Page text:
MultiTip - Tipping points in large lakes
Large lakes offer a wealth of opportunities for the local population, such as agriculture, aquaculture, manufacturing, capture fisheries, and tourism. Moreover, lakes provide eco-system services, such as drinking water, climate regulation, and wildlife reservoirs to their regions.
At the same time, human uses of lakes strongly influence their ecosystems. Nutrient inflows, biomass extraction, and land use regimes impact on the local environment and the way in which species interact with each other. These interactions between society and ecology are characterized by complexity and uncertainty. Species may respond with decline or boom to changes in their environment. Human actions in one area may have consequences for ecological processes in another. Taken together, large lakes are perceptible to so called tipping points, i.e., abrupt and often irreversible ecological changes with long lasting consequences for the whole lake system.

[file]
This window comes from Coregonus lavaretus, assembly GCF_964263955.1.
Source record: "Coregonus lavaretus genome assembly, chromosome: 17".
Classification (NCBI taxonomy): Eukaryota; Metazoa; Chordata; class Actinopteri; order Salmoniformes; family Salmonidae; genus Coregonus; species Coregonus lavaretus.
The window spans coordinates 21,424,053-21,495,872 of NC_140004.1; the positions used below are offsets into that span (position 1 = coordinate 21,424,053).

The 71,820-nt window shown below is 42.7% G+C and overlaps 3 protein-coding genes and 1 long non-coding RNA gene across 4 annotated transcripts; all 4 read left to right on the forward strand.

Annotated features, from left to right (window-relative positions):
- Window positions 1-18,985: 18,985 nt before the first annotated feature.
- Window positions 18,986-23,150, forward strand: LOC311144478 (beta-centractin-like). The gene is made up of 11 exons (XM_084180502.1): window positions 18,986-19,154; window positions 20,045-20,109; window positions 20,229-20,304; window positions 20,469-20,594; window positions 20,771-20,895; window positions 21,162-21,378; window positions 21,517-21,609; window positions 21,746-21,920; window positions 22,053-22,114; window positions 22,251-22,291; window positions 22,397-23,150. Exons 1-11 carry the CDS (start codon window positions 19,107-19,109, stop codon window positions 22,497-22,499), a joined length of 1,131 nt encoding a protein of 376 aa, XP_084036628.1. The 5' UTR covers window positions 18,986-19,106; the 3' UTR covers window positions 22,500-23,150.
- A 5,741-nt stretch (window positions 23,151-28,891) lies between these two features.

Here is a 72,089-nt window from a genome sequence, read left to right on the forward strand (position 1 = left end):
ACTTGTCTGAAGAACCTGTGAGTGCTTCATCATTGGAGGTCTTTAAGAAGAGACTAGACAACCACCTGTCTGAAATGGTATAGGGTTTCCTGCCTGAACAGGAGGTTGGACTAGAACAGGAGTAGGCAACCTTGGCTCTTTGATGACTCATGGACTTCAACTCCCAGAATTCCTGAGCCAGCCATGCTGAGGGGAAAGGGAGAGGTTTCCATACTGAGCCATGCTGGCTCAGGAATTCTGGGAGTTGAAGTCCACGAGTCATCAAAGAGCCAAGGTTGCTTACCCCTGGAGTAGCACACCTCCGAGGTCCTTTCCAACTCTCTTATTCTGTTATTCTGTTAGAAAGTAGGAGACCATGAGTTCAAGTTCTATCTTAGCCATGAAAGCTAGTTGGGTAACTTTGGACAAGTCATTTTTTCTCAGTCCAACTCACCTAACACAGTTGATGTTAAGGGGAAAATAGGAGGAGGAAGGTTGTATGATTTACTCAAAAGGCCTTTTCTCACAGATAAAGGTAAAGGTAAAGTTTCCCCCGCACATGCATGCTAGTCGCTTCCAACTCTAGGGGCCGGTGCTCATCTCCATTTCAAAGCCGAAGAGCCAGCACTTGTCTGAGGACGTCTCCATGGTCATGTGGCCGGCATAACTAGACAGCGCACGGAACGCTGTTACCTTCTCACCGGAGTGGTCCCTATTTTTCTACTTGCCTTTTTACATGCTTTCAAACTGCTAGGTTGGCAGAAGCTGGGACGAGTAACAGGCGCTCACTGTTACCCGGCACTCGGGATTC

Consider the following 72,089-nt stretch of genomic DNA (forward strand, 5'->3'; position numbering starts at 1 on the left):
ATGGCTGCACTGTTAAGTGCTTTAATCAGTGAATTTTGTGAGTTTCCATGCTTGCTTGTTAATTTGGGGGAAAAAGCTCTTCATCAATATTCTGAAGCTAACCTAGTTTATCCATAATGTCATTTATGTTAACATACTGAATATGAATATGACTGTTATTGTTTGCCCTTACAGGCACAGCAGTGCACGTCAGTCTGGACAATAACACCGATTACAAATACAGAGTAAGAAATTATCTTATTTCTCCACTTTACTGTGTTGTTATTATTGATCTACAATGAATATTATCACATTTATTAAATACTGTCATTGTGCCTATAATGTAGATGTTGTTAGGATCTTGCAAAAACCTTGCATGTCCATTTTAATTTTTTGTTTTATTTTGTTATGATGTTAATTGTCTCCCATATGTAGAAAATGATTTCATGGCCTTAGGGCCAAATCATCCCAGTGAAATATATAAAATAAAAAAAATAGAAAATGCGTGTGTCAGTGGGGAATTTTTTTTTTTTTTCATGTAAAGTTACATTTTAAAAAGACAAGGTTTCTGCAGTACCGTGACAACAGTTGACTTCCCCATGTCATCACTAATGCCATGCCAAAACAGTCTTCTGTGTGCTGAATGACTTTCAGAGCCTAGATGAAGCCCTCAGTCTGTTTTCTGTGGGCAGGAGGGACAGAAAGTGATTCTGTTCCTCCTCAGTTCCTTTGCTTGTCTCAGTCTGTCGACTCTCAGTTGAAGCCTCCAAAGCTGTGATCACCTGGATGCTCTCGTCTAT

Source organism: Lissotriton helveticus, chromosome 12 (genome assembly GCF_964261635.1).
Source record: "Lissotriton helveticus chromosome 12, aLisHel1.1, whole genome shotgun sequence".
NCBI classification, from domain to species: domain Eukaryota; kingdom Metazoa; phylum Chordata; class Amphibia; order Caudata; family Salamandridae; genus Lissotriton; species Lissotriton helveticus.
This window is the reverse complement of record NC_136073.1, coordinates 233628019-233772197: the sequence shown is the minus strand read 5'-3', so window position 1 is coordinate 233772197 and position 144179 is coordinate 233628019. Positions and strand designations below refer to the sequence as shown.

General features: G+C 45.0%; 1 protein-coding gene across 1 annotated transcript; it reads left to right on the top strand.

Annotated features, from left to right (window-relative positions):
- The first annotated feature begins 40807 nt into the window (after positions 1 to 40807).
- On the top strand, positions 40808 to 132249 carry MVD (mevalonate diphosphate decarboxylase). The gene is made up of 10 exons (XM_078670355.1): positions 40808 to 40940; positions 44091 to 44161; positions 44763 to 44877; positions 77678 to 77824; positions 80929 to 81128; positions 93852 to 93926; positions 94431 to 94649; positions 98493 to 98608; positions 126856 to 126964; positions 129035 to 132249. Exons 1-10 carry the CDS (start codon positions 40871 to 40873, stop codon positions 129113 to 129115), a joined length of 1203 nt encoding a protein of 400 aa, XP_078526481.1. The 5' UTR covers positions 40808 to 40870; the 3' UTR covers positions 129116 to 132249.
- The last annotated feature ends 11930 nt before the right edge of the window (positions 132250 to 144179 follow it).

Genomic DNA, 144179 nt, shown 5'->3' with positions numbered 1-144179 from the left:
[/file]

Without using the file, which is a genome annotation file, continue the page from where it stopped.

The understanding of human behavior is one of the key factors for the management of large lake ecosystems. Little is known about the factors that influence decision-making processes in complex environments such as large lake systems. Still, there is a strong societal interest in harmonizing decisions across different levels of decision-makers, from households to international policy boards. Improved understanding of decision-making and behavior is crucial to inform policies that consider the needs of individuals and society, while preserving environmentally sustainable lakes.
MultiTip - Tipping points in large lake systems
MultiTip consists of an interdisciplinary team of researchers that has received seed money from the German Federal Ministry of Education and Research (Bundesministeriums für Bildung und Forschung) to develop three-year research project in close collaboration with stakeholders at the local, regional, and international level. If successfully funded, the research phase takes off in June 2018.
The aim of the MultiTip project is to produce input for evidence-based policy based on new insights of decision-making processes in complex large lake systems. Specifically, the project will test which type of mental models and incentive structures that drive decisions with social and ecological implications.